One of the most legally complex issues in a divorce is the division of property and financial obligations. Even when this issue does not become contentious, legal knowledge and experience can often be very helpful in seeking a mutually beneficial result.
At Brooke, Brady & Schopfer, LLP, our attorneys are experienced at helping Dutchess County clients with a range of issues affecting property distribution. Contact us to schedule a free initial consultation to discuss how we can help you.
Determining How To Divide Marital Property
In New York, marital property is subject to division in divorce according to the law of equitable distribution. All income and property accumulated during the marriage — with the exception of any personal injury settlements, gifts or judgments and inheritances — are considered marital property. Debts accumulated during the marriage are likewise taken into account.
Property that either spouse held before the marriage is generally not considered marital property. It can often be difficult to determine which assets are marital property and which are not, and we have extensive experience with the details of these cases.
Understanding Equitable Distribution
“Equitable distribution” is a legal term used to describe a particular approach to dividing marital property. It does not mean the same thing as “equal” distribution, which would imply a simple 50/50 division of property.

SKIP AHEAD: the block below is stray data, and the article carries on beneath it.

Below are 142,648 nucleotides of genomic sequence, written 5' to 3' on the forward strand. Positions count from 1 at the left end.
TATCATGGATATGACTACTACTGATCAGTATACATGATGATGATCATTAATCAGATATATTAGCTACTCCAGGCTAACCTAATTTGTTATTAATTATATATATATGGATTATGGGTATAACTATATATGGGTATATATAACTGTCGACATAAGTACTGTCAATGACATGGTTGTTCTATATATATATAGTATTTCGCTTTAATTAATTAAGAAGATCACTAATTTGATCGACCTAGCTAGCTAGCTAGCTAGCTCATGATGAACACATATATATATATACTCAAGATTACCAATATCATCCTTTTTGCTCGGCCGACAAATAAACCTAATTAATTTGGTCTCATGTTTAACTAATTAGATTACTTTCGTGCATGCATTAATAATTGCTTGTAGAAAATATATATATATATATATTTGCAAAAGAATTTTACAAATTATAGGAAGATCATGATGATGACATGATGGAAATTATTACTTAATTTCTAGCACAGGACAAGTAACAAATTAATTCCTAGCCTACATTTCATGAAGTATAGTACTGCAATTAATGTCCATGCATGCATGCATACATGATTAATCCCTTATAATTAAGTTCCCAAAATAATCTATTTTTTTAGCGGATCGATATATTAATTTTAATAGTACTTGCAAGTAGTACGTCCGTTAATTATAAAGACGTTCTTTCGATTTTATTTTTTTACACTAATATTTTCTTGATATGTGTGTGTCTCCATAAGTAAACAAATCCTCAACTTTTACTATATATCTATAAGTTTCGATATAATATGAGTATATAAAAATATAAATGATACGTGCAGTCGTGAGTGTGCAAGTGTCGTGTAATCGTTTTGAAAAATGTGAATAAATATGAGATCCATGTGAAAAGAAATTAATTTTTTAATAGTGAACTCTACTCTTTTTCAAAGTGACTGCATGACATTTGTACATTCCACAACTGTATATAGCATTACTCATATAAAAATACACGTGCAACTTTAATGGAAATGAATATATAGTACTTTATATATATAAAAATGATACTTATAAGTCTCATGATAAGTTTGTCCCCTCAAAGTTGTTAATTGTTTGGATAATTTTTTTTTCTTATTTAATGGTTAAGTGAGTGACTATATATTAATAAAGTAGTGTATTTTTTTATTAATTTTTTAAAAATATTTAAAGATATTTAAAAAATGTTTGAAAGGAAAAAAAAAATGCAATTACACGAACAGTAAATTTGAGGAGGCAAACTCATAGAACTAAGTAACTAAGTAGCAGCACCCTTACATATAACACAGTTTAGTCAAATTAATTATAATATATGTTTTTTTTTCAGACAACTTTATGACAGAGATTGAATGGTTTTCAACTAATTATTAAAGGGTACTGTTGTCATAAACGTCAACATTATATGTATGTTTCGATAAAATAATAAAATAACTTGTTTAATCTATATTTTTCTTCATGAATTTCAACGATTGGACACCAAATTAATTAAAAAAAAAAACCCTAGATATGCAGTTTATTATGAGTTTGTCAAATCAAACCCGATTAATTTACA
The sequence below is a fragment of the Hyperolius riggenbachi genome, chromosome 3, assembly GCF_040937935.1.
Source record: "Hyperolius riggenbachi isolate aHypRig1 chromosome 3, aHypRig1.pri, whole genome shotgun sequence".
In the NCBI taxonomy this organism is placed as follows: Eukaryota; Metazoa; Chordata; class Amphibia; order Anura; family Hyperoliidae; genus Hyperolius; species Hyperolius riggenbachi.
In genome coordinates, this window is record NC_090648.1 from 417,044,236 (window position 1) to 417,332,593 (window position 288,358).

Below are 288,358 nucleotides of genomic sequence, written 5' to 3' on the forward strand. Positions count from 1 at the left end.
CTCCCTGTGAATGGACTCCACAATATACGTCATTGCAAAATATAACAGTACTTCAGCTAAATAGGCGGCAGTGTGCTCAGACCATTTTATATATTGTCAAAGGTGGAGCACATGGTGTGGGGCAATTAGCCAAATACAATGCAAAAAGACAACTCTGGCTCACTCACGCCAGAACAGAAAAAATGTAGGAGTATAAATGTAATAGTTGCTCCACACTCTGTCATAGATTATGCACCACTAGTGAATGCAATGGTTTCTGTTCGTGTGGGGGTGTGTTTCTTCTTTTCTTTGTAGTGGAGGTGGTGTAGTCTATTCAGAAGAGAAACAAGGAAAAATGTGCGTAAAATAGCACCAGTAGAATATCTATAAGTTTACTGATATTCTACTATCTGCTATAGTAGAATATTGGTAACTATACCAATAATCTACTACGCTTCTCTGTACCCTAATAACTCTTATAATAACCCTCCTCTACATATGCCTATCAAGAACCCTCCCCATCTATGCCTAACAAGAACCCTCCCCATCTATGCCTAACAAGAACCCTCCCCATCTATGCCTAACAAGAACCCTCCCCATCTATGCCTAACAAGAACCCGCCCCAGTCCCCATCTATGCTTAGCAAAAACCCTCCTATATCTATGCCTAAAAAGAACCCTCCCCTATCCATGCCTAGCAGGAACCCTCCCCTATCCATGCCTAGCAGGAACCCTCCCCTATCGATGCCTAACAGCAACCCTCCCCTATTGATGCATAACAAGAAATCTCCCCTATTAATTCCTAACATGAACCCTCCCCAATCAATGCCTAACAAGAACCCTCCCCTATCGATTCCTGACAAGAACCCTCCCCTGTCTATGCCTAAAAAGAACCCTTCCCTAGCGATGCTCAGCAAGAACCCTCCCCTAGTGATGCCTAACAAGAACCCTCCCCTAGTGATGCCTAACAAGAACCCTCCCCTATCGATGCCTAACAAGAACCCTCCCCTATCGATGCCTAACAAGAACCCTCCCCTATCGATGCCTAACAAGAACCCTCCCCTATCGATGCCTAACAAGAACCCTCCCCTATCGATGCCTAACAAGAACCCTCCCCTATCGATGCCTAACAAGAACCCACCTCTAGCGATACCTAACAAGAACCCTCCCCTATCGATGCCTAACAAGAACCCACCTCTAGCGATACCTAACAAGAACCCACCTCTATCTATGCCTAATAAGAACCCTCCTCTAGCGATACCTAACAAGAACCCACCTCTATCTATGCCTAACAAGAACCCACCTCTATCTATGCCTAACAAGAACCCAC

The laws governing equitable distribution of property and division of assets are complex. The meaning of the term differs from state to state, and under New York law, there are many nuances affecting the final outcome.
We have a great deal of experience with the division of marital assets and liabilities under New York equitable distribution law and can help you understand the factors that are relevant to your specific circumstances. We can also ensure that tax issues, division of retirement accounts and the valuation of professional degrees and family businesses are handled properly.
As of October 2010, there is a presumption that the court shall award attorney’s fees to the less-monied spouse in divorce cases. The “monied” spouse has a burden to demonstrate to the court why an award of attorney’s fees should not be made in his or her case. This presumption applies to cases commenced after October 2010. Our office welcomes the opportunity to discuss how this new statute will affect your case.
Skilled Poughkeepsie Property Division Advocates
Contact us for experienced lawyers who understand New York property division law and can use that knowledge to seek a fair result in your divorce action. Call 845-454-2540 today to schedule a free initial consultation at Brooke, Brady & Schopfer, LLP.